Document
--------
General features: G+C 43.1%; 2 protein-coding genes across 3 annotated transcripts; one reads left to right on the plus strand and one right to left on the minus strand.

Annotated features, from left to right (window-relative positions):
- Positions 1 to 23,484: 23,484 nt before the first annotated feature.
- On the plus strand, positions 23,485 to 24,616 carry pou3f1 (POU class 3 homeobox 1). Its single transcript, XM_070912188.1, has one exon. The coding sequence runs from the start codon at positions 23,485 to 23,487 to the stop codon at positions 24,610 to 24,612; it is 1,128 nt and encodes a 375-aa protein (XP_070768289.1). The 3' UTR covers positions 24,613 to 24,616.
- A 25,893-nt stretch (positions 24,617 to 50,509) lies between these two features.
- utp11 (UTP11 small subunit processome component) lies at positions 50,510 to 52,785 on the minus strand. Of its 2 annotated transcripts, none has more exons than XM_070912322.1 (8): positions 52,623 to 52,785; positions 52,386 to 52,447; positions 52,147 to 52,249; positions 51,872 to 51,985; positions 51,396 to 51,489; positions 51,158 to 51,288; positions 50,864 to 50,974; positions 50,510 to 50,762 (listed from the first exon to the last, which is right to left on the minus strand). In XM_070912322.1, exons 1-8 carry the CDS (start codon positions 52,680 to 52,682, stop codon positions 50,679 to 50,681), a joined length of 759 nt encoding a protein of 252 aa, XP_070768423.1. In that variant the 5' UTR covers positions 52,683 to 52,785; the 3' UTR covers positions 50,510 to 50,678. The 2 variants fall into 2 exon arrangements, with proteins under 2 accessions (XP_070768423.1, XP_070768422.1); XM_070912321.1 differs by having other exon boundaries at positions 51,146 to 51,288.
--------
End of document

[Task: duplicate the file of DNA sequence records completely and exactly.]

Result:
General features: G+C 43.1%; 2 protein-coding genes across 3 annotated transcripts; one reads left to right on the plus strand and one right to left on the minus strand.

Annotated features, from left to right (window-relative positions):
- Positions 1 to 23,484: 23,484 nt before the first annotated feature.
- On the plus strand, positions 23,485 to 24,616 carry pou3f1 (POU class 3 homeobox 1). Its single transcript, XM_070912188.1, has one exon. The coding sequence runs from the start codon at positions 23,485 to 23,487 to the stop codon at positions 24,610 to 24,612; it is 1,128 nt and encodes a 375-aa protein (XP_070768289.1). The 3' UTR covers positions 24,613 to 24,616.
- A 25,893-nt stretch (positions 24,617 to 50,509) lies between these two features.
- utp11 (UTP11 small subunit processome component) lies at positions 50,510 to 52,785 on the minus strand. Of its 2 annotated transcripts, none has more exons than XM_070912322.1 (8): positions 52,623 to 52,785; positions 52,386 to 52,447; positions 52,147 to 52,249; positions 51,872 to 51,985; positions 51,396 to 51,489; positions 51,158 to 51,288; positions 50,864 to 50,974; positions 50,510 to 50,762 (listed from the first exon to the last, which is right to left on the minus strand). In XM_070912322.1, exons 1-8 carry the CDS (start codon positions 52,680 to 52,682, stop codon positions 50,679 to 50,681), a joined length of 759 nt encoding a protein of 252 aa, XP_070768423.1. In that variant the 5' UTR covers positions 52,683 to 52,785; the 3' UTR covers positions 50,510 to 50,678. The 2 variants fall into 2 exon arrangements, with proteins under 2 accessions (XP_070768423.1, XP_070768422.1); XM_070912321.1 differs by having other exon boundaries at positions 51,146 to 51,288.